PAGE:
Tuesday, August 5, 2014

A battery of East German Uragans

In my post of July 5, 2014 ("More East German Artillery"), I finished a battery of East German BM-21 Grad 122mm multiple rocket launchers. Today, I've got their big brother, the BM-27 Uragan (Russian for "hurricane") 220mm launcher. Because the rocket is quite a bit larger, though still unguided, the Uragan has a reputation for giving targets a real pounding!
You'll see in the above photo that the end of each of the launch tubes has a reddish primer/cap, just like the Grad, one of which is just ahead of the Uragan in the photo.
As with the Grad, the Uragan usually operates in a battalion of batteries and each launcher can fire off all 16 of its rockets in just 20 seconds and hit targets up to 22 miles (35 km) away. While not capable of pinpoint precision, they can saturate an area with reasonable accuracy.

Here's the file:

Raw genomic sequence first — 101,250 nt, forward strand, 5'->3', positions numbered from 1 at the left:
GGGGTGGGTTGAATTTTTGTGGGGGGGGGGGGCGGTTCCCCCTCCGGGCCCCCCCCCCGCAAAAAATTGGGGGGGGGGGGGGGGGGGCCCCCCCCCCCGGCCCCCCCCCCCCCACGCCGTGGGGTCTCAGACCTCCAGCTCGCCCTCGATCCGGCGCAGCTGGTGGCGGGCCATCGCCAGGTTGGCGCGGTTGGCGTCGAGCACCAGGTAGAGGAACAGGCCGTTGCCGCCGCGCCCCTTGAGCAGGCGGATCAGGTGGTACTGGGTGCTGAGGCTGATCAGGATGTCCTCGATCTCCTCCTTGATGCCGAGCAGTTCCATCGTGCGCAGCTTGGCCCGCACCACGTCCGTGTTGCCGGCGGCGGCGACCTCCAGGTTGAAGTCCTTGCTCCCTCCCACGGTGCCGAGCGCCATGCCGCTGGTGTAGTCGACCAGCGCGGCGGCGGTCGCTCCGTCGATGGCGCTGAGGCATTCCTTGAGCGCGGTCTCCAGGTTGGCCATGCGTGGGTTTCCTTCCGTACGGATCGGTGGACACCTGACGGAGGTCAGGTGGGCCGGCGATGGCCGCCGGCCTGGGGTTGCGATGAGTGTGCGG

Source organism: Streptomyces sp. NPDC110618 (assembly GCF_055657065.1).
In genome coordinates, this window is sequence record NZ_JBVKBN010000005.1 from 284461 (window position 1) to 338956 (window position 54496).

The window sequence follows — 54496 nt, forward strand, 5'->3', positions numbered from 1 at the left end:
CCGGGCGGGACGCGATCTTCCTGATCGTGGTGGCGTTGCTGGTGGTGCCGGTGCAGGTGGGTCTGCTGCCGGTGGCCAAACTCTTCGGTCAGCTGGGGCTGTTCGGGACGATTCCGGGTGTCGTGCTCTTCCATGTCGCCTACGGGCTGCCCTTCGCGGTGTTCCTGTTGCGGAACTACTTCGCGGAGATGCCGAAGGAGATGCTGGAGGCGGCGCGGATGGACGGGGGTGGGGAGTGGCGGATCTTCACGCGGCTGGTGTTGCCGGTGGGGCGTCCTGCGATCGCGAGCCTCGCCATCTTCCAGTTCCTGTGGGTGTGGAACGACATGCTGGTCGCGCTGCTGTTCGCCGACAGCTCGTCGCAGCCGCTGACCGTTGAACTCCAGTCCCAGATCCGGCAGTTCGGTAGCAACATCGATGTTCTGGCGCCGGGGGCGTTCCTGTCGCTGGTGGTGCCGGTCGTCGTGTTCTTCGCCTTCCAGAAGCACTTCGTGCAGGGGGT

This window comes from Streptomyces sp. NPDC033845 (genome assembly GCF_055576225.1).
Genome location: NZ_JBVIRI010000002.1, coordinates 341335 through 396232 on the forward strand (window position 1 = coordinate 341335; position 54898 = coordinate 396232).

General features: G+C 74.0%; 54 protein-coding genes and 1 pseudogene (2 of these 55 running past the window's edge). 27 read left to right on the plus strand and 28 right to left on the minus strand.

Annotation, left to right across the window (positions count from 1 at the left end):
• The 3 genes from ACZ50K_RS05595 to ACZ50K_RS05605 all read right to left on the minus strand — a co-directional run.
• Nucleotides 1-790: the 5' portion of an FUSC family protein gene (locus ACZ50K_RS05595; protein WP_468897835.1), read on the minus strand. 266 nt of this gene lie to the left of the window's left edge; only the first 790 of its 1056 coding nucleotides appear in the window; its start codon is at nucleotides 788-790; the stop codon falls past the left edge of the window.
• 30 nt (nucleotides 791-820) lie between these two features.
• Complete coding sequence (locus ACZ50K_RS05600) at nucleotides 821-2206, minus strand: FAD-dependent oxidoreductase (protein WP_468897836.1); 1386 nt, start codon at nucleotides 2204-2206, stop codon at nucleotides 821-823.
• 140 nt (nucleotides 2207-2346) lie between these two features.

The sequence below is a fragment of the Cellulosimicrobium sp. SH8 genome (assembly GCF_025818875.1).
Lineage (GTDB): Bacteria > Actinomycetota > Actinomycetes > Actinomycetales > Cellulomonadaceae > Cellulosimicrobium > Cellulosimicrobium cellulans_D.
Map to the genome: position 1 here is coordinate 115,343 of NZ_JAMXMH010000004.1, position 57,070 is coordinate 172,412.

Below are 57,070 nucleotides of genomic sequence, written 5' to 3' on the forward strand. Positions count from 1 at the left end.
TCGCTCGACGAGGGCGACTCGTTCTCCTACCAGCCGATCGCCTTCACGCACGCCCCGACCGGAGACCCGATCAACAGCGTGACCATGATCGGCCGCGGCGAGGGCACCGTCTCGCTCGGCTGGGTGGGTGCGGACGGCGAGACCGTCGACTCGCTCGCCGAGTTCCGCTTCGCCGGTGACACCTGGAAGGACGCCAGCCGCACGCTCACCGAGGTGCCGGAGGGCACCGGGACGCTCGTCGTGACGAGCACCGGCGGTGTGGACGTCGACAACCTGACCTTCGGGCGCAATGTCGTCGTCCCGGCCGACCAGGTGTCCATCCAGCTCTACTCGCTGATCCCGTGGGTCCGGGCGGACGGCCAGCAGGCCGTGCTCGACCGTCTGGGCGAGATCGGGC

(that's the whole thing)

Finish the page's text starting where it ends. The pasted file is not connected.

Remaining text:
One of their prime uses is to pin an enemy force in place and cut off their avenue of rapid retreat by sowing minefields almost instantly behind and around the enemy. Each rocket can carry 312 PFM-1 mines:
(The Cyrillic "Y" denotes that this is an inert training mine). Each launcher can therefore throw 4992 mines down range, giving each battery a capability of 29,952 and the whole battalion 89,856!! All of which can be in the air within 20 seconds!! A skilled crew can emplace or deplace a launcher vehicle in just 3 mins. That's all pretty damned impressive. 

And here's my battery:
The six launcher vehicles, a 1V18 forward observer vehicle, and the battery commander in a UAZ-469. 

A little bit more artillery for my East Germans and I'll be satisfied. More from me next post. 


  1. Nice work on the battery. So I take it in wargaming terms the if the battery lays a minefield, you would have to mark out an area as being mined? Are the mines anti-personnel only they seem quite small but clearly deadly? Just wondering how effective they would be against mechanized infantry?

    1. Yes, the minefield would need to be kept track of in some fashion. The mines are anti-personnel, but the purpose of the field isn't to destroy the enemy; just to hold them in place. The mines certainly can blow tires in the case of motorized infantry. For mechanized, I imagine they're strong enough to sever tracks. While not serious, a severed track takes time to repair and time is the point.